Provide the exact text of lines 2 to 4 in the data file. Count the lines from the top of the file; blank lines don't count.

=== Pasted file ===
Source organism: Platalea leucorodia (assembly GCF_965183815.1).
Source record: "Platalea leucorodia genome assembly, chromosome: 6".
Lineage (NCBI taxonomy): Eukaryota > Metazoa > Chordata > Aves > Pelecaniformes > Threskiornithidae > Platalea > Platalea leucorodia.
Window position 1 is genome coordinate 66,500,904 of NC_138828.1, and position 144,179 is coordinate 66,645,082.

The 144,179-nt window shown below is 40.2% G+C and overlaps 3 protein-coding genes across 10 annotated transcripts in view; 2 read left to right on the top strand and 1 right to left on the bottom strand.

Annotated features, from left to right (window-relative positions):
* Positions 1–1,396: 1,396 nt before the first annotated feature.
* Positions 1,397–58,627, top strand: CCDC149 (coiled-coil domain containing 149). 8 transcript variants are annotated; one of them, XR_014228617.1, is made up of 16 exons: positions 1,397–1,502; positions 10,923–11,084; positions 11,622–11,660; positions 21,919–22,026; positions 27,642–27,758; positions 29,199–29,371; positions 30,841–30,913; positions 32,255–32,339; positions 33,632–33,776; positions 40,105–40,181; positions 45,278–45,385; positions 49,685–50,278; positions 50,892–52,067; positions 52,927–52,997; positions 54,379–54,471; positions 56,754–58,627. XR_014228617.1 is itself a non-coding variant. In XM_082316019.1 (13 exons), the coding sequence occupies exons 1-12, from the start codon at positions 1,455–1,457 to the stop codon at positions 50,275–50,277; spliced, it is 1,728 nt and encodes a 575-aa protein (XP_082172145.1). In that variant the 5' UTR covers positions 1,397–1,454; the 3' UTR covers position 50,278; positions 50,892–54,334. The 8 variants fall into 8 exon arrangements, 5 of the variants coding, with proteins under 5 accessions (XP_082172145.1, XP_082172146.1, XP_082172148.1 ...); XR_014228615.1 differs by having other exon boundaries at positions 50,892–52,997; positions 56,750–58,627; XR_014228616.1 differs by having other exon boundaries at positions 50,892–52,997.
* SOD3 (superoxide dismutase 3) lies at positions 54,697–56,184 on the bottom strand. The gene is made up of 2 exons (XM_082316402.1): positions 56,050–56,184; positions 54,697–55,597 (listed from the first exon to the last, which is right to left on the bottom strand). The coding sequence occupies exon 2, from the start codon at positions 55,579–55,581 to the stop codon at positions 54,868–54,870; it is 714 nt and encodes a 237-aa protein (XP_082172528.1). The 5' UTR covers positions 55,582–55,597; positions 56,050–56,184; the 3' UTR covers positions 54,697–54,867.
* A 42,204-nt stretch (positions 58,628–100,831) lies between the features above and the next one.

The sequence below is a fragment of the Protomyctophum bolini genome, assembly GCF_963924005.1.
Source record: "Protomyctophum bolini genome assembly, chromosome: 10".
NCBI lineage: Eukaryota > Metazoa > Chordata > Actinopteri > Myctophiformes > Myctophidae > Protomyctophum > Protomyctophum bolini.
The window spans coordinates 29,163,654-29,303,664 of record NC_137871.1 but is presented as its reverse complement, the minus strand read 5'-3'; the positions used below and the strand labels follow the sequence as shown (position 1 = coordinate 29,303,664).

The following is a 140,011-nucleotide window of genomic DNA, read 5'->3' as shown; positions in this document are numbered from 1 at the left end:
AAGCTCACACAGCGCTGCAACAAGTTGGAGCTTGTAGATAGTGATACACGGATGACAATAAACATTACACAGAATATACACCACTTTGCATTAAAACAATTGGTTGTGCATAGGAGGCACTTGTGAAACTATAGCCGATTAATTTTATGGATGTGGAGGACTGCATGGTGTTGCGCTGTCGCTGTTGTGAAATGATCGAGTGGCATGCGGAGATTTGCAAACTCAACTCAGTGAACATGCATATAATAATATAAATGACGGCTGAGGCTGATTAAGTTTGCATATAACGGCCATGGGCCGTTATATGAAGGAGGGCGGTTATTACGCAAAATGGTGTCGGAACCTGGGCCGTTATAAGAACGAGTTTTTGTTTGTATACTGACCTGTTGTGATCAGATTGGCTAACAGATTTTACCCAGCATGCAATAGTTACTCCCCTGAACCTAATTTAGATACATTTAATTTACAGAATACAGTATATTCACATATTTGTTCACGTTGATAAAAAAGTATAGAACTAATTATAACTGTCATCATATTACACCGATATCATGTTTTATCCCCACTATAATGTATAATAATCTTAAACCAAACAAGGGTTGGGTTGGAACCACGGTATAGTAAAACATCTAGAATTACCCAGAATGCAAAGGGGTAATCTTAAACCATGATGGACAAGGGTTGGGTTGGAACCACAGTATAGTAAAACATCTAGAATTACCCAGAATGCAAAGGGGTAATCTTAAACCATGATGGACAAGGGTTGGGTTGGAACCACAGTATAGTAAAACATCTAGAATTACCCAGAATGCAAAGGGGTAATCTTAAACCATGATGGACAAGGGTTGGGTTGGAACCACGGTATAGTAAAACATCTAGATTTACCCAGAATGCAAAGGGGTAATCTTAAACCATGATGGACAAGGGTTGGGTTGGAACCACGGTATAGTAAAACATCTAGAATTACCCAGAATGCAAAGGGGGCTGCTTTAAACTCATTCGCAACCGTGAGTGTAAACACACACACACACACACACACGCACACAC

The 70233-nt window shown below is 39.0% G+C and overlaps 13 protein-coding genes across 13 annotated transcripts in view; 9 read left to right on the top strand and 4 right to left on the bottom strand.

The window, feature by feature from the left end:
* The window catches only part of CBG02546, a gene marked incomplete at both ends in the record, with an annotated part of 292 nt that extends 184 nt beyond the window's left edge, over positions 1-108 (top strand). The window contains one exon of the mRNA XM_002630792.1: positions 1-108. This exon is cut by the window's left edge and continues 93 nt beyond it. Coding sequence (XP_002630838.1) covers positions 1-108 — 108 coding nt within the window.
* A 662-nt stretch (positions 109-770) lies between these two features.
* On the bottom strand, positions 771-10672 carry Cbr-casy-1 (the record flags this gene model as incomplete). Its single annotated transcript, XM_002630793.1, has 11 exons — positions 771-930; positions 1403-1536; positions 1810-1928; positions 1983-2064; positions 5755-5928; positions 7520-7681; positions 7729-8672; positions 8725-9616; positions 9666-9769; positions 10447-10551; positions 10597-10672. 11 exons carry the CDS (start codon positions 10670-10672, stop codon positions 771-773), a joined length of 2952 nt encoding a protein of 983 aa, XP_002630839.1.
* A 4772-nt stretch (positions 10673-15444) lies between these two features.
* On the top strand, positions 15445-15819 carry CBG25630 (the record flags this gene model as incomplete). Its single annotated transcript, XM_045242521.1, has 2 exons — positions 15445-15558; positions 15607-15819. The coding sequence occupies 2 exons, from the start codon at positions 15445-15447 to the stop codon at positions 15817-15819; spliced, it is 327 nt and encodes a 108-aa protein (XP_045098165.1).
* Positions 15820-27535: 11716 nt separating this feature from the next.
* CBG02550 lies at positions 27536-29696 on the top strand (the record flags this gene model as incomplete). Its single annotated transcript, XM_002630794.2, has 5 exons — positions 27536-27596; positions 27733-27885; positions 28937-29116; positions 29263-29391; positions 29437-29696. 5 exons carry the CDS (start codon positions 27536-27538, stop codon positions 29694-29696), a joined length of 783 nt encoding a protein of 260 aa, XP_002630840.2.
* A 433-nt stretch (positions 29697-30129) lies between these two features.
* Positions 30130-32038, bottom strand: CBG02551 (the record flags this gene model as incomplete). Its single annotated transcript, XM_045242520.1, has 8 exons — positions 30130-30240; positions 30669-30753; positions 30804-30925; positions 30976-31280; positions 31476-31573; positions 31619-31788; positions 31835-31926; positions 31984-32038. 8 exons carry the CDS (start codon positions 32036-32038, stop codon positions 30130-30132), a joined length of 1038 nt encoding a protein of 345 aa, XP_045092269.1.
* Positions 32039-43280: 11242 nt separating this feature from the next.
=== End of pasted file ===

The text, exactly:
Source record: "Platalea leucorodia genome assembly, chromosome: 6".
Lineage (NCBI taxonomy): Eukaryota > Metazoa > Chordata > Aves > Pelecaniformes > Threskiornithidae > Platalea > Platalea leucorodia.
Window position 1 is genome coordinate 66,500,904 of NC_138828.1, and position 144,179 is coordinate 66,645,082.